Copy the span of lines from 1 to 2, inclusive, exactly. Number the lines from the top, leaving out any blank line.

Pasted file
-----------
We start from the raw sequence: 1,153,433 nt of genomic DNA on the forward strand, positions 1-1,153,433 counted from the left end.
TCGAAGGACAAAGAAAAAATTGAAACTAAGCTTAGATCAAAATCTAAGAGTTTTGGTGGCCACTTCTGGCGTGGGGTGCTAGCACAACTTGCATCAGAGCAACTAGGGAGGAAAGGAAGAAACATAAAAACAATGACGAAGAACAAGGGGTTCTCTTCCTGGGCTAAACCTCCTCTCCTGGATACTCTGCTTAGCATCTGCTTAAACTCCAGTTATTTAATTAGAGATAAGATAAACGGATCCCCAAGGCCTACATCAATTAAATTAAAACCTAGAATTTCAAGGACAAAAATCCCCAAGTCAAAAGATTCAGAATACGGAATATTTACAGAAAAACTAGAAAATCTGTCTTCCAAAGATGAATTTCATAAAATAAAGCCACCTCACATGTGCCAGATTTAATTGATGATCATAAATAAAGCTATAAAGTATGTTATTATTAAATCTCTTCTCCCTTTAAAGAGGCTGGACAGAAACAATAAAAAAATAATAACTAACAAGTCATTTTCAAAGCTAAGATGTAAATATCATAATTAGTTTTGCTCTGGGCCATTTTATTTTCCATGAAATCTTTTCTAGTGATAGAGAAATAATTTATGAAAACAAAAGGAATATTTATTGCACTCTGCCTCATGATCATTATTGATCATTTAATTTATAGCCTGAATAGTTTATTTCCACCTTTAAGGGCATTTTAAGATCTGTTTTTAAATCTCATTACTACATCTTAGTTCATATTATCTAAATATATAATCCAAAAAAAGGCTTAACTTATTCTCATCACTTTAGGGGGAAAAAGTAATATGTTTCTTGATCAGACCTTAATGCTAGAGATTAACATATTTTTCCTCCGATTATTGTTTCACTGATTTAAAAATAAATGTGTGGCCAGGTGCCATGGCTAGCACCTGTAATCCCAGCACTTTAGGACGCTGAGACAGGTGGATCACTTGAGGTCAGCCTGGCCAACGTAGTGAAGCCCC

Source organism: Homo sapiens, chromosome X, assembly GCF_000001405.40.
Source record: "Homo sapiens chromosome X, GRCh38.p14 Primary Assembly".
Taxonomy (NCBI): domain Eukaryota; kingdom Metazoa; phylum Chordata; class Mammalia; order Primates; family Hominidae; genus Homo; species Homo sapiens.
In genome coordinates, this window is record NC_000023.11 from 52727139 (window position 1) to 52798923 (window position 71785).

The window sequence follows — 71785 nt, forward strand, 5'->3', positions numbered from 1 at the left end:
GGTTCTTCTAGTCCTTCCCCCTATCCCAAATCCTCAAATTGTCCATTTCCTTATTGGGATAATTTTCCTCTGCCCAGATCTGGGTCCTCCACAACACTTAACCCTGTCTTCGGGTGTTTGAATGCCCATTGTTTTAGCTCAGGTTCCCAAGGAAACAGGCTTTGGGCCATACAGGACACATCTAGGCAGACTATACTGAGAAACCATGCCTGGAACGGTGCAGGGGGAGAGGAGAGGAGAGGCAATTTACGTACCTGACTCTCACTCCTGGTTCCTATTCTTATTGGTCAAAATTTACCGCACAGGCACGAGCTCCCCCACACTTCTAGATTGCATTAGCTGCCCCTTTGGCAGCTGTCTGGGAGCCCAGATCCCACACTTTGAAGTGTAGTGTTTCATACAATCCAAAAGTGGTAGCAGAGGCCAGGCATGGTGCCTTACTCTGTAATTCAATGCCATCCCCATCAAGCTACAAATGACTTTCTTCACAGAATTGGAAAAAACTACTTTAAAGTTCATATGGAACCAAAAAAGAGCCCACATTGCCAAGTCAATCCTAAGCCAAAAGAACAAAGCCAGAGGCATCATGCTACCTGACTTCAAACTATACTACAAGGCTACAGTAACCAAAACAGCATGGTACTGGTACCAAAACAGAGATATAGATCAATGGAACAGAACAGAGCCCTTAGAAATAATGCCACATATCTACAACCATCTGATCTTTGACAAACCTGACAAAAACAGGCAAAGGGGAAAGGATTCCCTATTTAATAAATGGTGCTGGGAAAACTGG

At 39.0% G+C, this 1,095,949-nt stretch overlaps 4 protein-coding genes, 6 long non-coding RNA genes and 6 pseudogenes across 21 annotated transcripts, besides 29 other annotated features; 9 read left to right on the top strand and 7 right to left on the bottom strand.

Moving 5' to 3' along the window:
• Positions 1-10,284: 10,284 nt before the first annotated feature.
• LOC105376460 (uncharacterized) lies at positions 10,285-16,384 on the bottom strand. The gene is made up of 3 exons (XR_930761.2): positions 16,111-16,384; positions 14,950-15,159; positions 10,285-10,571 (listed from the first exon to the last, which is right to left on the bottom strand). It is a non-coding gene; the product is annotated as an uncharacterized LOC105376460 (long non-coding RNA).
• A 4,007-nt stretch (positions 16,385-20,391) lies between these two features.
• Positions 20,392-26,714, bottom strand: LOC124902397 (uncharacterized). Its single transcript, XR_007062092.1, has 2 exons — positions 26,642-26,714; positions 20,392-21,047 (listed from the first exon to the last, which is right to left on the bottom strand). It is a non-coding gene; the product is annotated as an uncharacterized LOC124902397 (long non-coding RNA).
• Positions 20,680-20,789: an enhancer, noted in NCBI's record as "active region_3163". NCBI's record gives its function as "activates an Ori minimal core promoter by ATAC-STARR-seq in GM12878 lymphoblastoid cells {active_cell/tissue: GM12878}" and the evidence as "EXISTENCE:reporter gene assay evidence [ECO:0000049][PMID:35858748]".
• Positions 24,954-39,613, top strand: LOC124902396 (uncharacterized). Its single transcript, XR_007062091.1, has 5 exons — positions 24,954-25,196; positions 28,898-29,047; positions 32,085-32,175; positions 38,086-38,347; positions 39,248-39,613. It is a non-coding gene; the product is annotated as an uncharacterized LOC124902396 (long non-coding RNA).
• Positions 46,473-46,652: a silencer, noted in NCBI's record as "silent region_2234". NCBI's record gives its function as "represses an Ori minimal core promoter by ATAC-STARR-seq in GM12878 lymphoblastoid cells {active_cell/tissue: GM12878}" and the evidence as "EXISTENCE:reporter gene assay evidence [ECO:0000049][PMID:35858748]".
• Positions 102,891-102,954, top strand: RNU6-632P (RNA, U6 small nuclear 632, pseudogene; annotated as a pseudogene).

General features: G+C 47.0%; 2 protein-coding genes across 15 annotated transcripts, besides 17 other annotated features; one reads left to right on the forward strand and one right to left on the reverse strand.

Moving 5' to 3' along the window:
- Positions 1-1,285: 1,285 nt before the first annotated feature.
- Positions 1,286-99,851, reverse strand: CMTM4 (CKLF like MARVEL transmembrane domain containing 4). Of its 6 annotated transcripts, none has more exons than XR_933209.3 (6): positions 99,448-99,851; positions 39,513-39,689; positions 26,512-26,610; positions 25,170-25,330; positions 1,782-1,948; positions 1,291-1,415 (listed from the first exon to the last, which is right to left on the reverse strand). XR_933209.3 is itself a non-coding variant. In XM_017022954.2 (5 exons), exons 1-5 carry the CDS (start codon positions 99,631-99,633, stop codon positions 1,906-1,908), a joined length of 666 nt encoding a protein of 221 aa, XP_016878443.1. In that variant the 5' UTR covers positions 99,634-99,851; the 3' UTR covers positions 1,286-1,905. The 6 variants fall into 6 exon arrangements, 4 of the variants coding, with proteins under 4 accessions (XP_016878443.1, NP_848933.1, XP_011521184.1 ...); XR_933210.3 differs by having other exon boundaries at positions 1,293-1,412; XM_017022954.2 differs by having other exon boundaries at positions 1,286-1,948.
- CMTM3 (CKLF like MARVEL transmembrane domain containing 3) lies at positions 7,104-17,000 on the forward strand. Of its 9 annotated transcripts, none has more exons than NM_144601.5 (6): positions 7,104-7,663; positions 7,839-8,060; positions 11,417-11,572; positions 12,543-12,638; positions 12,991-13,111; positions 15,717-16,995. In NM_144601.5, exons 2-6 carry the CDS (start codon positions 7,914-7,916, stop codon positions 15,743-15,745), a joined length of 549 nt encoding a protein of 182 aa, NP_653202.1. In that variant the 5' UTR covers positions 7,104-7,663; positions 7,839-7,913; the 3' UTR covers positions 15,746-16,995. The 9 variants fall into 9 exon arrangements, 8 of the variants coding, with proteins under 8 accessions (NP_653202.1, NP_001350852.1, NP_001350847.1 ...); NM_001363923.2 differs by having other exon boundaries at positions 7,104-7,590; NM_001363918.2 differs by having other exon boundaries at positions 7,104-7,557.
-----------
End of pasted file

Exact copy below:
We start from the raw sequence: 1,153,433 nt of genomic DNA on the forward strand, positions 1-1,153,433 counted from the left end.
TCGAAGGACAAAGAAAAAATTGAAACTAAGCTTAGATCAAAATCTAAGAGTTTTGGTGGCCACTTCTGGCGTGGGGTGCTAGCACAACTTGCATCAGAGCAACTAGGGAGGAAAGGAAGAAACATAAAAACAATGACGAAGAACAAGGGGTTCTCTTCCTGGGCTAAACCTCCTCTCCTGGATACTCTGCTTAGCATCTGCTTAAACTCCAGTTATTTAATTAGAGATAAGATAAACGGATCCCCAAGGCCTACATCAATTAAATTAAAACCTAGAATTTCAAGGACAAAAATCCCCAAGTCAAAAGATTCAGAATACGGAATATTTACAGAAAAACTAGAAAATCTGTCTTCCAAAGATGAATTTCATAAAATAAAGCCACCTCACATGTGCCAGATTTAATTGATGATCATAAATAAAGCTATAAAGTATGTTATTATTAAATCTCTTCTCCCTTTAAAGAGGCTGGACAGAAACAATAAAAAAATAATAACTAACAAGTCATTTTCAAAGCTAAGATGTAAATATCATAATTAGTTTTGCTCTGGGCCATTTTATTTTCCATGAAATCTTTTCTAGTGATAGAGAAATAATTTATGAAAACAAAAGGAATATTTATTGCACTCTGCCTCATGATCATTATTGATCATTTAATTTATAGCCTGAATAGTTTATTTCCACCTTTAAGGGCATTTTAAGATCTGTTTTTAAATCTCATTACTACATCTTAGTTCATATTATCTAAATATATAATCCAAAAAAAGGCTTAACTTATTCTCATCACTTTAGGGGGAAAAAGTAATATGTTTCTTGATCAGACCTTAATGCTAGAGATTAACATATTTTTCCTCCGATTATTGTTTCACTGATTTAAAAATAAATGTGTGGCCAGGTGCCATGGCTAGCACCTGTAATCCCAGCACTTTAGGACGCTGAGACAGGTGGATCACTTGAGGTCAGCCTGGCCAACGTAGTGAAGCCCC